I Hear the Newspaper Delivery Person Outside

It’s Sunday morning and I’m up reading Techmeme and the New York Times and other news online. As I’m reading the Times via its great “Article Skimmer,” I hear the vroom of the newspaper delivery van outside and the thwack of the rolled-up NY Times as it hits the gate in the front of our house. There’s a 75% chance it will go straight to the recycling bin in all likelihood.

This was not what I intended of course.

I restarted my subscription to the Times a few months ago because I wanted to do my part to help the print newspaper industry. I also had a vision of sitting with my 9 year old and going through the paper together, initiating her into the venerable ritual of reading the Sunday paper. But that largely hasn’t happened.

Typically, by the time the physical newspaper has arrived I’ve selectively read the articles I want to read and efficiently skimmed everything else. Sunday paper done in 30 minutes — max. That experience, while not a leisurely aesthetic stroll through the paper has changed my behavior probably for good. (I’m also spending a lot of time reading news on my iPod Touch, subtracting that from my Internet news time.)

Just as I often think to myself “I’ll go to the gym this afternoon,” I know that if I don’t go in the morning it won’t happen. The same thing applies here. My behavior is all but fixed now and, despite my best intentions, it’s very unlikely that I will ever go back to a devoted session with the physical newspaper. I pick up papers left on public transportation or in the airport and glance at them. I also look at headines through newspaper bins or boxes on the street.

I’m as interested in news as ever — and I’m as interested in seeing the newspaper industry survive as I ever was — but in terms of my behavior and where I’m likely to get news, I’ve crossed the Rubicon with print newspapers.


7 Responses to “I Hear the Newspaper Delivery Person Outside”

  1. Patrick Behrens Says:

    Greg –

    You might consider buying a Kindle and subscribing to the NYTimes on it. That is how I satisfied my desire to support the newspaper industry by paying for content while still consuming the paper in a modern way. The subscription costs $13.99/mo versus over $50/mo for physical delivery, so you can pay for the Kindle in less than a year. Although the format on the Kindle is not of the same quality as it is online, there are other benefits like the ability to take it with you on the bus and, oh yeah, you can buy e-books and read those too.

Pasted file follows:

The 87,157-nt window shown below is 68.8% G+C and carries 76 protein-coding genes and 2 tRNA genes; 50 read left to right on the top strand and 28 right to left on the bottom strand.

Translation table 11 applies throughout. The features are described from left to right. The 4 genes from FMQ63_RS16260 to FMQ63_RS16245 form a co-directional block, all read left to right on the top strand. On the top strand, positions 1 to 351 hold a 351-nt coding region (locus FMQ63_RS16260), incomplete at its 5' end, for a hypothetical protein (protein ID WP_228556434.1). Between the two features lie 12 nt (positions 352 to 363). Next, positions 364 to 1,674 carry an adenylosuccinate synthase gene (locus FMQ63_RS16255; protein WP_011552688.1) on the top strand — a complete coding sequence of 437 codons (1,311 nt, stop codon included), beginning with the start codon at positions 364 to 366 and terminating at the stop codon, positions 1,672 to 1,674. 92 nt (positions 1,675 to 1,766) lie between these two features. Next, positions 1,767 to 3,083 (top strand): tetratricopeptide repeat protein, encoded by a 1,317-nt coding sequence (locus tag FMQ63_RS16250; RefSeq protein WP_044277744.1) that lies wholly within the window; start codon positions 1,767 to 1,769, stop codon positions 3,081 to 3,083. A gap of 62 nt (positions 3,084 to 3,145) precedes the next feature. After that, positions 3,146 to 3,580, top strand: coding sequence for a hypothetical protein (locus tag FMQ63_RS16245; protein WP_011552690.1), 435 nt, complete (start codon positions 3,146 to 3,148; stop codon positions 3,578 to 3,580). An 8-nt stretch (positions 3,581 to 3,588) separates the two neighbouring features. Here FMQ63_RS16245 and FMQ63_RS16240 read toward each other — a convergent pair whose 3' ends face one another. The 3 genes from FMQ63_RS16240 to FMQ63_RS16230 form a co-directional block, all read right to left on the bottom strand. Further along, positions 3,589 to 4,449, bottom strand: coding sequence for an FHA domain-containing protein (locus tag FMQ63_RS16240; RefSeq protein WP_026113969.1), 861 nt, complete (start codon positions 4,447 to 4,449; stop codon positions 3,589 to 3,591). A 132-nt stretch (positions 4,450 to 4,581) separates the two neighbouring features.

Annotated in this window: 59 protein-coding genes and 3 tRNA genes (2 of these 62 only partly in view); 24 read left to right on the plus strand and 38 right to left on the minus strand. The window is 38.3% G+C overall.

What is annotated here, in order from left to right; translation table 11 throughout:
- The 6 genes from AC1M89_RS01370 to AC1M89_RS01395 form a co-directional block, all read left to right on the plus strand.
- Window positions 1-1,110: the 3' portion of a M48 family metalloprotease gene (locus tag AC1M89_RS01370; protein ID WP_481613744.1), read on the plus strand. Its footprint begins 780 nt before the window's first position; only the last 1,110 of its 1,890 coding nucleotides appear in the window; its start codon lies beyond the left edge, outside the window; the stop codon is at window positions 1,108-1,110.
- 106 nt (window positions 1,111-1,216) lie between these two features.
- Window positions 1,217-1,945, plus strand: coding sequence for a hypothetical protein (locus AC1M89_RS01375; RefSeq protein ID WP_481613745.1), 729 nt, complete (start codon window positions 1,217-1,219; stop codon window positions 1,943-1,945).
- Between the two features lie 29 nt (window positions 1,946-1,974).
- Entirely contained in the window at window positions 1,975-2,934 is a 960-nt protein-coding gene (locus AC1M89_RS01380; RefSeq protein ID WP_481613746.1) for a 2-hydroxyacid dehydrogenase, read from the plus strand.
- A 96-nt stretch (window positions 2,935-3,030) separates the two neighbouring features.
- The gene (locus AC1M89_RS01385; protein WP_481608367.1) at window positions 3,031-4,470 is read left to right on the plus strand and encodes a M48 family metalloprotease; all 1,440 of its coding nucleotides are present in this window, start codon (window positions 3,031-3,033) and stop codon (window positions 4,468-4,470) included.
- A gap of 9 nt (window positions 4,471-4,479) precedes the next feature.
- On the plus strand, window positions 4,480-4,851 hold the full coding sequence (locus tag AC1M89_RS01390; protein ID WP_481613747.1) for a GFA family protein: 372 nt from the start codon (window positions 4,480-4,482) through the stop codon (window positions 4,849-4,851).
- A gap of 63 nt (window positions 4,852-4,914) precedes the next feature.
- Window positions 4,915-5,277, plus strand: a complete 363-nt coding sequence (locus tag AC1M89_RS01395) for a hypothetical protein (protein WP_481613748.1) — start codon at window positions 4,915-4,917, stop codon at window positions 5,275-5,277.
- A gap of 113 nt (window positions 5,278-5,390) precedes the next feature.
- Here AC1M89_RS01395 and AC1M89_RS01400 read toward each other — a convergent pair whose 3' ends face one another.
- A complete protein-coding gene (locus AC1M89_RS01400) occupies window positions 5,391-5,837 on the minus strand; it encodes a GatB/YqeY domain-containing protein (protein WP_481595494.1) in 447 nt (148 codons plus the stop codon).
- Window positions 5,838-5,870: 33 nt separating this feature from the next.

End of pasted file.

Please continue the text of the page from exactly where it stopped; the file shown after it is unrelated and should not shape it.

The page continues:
2. Greg Sterling Says:

    Thanks. I’m waiting for the color screen and Internet access 🙂

  3. earlpearl Says:

    Sad to hear that. I’m in the SF area for part of this week. My brother and sister-in law get the NY times and local newspapers. Free time allowed several of us to review various parts of the times on Sunday….sections that i might not have read when time is of the essence. Its the hidden pleasure of papers. I suppose that most 9 year olds are too young to read the newspapers, especially NYTimes that is certainly not designed for young people.

    Either w/ free time and/or the habit interest in reading thru the entire paper it is a real pleasure and it is of value. When life is so busy that every minute is tight nobody has the time to do that. I flew out w/the Sunday washpo and read thru more sections than I normally read.

    There are infinitely more areas of potential interest and education if one either has the time to review the papers or makes the time as a recognition of its immense potential value.

  4. joemescher Says:


    That’s exactly what newspapers mean when they say their model is broken.

    I grab my iPhone each morning to catch up with the NY Times. Increasingly though, I launch my Twitter app first to learn about breaking news and relevant stories before searching the Times by section.

    Like you I am as interested in the news as ever, more so than at any time in the past even.

    With the manpower of the presses I hope they launch into more viral conversations with the public (and develop a killer app that will snag my interest using an iPhone).

  5. Greg Sterling Says:

    They gotta figure it out or perish. And so they will — or not.

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